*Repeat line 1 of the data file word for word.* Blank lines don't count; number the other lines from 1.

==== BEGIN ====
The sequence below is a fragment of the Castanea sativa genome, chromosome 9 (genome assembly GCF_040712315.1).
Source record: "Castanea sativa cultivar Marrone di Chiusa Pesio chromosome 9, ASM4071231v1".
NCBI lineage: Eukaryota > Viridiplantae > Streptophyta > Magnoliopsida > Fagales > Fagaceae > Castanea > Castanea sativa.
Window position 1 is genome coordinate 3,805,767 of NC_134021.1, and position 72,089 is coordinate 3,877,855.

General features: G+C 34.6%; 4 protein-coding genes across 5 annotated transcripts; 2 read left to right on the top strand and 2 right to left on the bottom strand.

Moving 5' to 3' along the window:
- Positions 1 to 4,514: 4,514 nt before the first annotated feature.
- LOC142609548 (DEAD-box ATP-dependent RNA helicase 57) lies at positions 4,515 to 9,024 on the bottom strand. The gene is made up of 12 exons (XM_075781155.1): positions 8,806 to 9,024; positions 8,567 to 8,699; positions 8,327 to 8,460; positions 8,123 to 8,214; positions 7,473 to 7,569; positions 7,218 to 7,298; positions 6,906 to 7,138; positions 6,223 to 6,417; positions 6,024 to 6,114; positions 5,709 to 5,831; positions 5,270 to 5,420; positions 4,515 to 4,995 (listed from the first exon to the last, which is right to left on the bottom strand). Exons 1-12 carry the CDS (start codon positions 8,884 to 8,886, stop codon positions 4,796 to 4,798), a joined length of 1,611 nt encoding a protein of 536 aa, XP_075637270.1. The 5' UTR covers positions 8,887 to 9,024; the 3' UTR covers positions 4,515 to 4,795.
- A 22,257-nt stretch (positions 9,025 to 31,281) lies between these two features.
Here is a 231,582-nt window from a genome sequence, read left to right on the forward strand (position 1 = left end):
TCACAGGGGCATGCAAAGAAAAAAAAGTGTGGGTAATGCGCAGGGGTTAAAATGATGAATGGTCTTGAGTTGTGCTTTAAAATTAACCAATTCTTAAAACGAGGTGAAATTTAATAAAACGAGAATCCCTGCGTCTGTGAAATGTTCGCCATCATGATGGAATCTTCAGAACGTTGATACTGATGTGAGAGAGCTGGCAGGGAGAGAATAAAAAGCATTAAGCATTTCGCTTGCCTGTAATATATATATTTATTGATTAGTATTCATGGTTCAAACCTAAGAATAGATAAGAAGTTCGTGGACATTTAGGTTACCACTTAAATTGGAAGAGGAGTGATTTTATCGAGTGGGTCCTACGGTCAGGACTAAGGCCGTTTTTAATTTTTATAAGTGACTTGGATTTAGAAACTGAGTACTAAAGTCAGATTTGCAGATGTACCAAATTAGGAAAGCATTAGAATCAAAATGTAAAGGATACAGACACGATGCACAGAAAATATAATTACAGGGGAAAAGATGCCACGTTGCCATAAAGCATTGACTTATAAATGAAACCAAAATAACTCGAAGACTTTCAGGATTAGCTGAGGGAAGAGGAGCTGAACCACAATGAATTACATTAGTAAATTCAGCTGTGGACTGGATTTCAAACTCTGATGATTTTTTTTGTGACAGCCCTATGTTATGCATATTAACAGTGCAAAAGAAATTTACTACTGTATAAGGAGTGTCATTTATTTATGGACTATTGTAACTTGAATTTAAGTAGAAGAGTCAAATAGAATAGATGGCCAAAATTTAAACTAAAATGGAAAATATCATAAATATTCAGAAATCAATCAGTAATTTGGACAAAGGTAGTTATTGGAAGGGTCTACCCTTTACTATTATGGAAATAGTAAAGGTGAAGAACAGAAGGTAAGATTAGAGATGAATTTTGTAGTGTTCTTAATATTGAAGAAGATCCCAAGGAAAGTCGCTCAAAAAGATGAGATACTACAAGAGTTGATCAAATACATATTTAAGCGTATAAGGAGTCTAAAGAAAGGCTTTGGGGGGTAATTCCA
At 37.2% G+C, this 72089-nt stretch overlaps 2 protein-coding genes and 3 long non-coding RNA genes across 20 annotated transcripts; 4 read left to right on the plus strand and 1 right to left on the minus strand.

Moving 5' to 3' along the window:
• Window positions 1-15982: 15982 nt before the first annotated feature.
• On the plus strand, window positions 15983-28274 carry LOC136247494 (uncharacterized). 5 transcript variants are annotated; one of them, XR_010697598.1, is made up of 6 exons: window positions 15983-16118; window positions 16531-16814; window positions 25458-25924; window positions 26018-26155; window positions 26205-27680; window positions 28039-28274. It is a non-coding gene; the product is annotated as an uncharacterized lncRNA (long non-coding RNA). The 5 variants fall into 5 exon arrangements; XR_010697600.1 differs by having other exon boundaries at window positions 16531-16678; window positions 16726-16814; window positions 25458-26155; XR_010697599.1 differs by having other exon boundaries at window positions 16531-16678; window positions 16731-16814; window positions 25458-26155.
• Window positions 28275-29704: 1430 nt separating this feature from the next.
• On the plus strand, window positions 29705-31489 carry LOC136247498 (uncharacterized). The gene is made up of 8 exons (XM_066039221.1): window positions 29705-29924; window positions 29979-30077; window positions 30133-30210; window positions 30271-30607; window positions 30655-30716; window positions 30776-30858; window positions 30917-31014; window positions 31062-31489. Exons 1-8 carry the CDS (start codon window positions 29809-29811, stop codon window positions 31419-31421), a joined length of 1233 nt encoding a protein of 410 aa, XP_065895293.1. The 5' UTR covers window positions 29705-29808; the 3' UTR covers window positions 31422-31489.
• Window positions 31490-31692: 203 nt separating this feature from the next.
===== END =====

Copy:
The sequence below is a fragment of the Castanea sativa genome, chromosome 9 (genome assembly GCF_040712315.1).